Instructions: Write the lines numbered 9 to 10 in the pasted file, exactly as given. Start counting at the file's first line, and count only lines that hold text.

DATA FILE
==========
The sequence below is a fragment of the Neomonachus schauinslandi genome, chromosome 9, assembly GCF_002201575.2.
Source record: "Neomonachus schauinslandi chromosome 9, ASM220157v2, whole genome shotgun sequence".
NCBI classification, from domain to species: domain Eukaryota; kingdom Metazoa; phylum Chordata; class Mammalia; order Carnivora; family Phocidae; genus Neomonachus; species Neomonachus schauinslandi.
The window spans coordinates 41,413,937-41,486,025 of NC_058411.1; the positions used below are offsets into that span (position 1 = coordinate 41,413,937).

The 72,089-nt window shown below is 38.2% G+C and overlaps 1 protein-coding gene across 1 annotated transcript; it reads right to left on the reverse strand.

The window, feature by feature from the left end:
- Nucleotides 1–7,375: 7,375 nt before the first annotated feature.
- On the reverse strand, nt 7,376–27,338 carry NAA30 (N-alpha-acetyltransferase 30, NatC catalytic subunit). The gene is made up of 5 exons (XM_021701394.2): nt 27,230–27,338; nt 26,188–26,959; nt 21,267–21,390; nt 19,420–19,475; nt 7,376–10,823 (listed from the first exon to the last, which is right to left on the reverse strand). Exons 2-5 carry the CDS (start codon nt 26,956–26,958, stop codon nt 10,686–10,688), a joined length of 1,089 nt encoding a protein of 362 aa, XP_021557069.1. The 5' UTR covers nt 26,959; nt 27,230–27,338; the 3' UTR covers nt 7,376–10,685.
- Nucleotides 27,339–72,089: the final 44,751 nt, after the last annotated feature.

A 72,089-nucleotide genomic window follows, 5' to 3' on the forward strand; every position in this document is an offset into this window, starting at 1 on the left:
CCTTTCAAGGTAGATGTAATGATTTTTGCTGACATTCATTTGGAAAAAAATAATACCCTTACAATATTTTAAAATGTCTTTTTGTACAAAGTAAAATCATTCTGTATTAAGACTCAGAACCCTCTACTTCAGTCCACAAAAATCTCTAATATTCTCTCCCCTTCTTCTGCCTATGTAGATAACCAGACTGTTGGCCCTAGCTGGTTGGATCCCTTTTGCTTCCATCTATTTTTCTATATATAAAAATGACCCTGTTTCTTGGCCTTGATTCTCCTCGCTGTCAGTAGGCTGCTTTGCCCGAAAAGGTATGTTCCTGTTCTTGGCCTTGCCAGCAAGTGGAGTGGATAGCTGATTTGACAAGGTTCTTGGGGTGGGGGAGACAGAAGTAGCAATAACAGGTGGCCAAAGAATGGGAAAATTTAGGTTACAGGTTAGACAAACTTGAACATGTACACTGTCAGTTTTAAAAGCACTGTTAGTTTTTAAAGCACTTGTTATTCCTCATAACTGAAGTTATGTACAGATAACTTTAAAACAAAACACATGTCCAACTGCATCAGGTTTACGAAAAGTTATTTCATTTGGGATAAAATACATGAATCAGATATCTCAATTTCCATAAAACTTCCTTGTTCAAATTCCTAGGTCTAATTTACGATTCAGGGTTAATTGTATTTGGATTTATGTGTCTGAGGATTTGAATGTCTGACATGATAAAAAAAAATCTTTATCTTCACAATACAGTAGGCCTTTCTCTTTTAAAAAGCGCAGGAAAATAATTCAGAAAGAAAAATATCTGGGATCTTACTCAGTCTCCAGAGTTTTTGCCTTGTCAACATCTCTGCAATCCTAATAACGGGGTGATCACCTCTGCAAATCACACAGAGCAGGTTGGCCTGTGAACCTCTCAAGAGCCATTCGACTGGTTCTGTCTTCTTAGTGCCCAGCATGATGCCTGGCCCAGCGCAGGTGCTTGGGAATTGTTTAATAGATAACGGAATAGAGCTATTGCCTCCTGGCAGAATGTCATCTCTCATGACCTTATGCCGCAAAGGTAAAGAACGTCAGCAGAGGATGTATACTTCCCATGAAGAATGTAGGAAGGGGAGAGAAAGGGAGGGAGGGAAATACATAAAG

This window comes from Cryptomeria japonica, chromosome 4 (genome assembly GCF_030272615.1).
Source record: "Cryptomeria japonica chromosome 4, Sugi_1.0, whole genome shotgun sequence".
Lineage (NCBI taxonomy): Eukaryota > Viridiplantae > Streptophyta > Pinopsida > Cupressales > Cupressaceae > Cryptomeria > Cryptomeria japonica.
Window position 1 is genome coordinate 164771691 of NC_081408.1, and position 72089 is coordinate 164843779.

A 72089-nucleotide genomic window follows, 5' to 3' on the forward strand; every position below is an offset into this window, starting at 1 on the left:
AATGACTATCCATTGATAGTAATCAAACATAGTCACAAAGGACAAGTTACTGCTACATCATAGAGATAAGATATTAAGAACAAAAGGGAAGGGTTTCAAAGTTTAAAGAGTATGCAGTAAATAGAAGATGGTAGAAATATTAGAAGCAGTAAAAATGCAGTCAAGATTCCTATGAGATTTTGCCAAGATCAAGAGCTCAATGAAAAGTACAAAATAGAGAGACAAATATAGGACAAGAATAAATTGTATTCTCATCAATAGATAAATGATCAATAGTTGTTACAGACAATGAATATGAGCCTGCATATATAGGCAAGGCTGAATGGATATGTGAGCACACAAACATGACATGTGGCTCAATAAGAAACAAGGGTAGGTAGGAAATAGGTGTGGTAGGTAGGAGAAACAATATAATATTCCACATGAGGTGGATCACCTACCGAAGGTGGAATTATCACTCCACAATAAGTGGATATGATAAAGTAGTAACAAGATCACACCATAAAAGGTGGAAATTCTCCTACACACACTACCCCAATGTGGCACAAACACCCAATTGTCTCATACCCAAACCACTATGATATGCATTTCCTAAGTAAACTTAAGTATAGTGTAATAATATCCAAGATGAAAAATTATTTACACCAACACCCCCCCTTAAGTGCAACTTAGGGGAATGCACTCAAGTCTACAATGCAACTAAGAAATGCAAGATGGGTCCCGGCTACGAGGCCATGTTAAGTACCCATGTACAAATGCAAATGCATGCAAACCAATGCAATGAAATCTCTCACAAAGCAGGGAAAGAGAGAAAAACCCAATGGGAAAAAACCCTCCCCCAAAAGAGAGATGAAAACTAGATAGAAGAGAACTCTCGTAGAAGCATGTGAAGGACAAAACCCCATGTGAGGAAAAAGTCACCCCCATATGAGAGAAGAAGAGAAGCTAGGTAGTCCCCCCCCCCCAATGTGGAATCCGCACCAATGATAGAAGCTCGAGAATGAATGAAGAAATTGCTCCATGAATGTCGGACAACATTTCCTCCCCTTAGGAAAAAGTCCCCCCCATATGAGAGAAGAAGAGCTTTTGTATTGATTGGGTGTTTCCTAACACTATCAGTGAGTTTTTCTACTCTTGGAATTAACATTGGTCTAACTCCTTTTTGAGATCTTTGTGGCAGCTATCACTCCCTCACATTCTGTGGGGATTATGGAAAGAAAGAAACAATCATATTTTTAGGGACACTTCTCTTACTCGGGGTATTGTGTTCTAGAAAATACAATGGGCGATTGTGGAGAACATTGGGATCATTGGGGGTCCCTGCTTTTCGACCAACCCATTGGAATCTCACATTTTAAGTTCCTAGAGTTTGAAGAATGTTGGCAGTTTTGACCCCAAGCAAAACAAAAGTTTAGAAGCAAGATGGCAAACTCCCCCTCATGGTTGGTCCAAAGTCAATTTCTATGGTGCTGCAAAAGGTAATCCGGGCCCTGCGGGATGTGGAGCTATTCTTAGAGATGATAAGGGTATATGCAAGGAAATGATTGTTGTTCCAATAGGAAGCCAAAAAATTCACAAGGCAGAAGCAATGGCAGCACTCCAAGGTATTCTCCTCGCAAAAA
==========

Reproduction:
- Nucleotides 27,339–72,089: the final 44,751 nt, after the last annotated feature.

A 72,089-nucleotide genomic window follows, 5' to 3' on the forward strand; every position in this document is an offset into this window, starting at 1 on the left: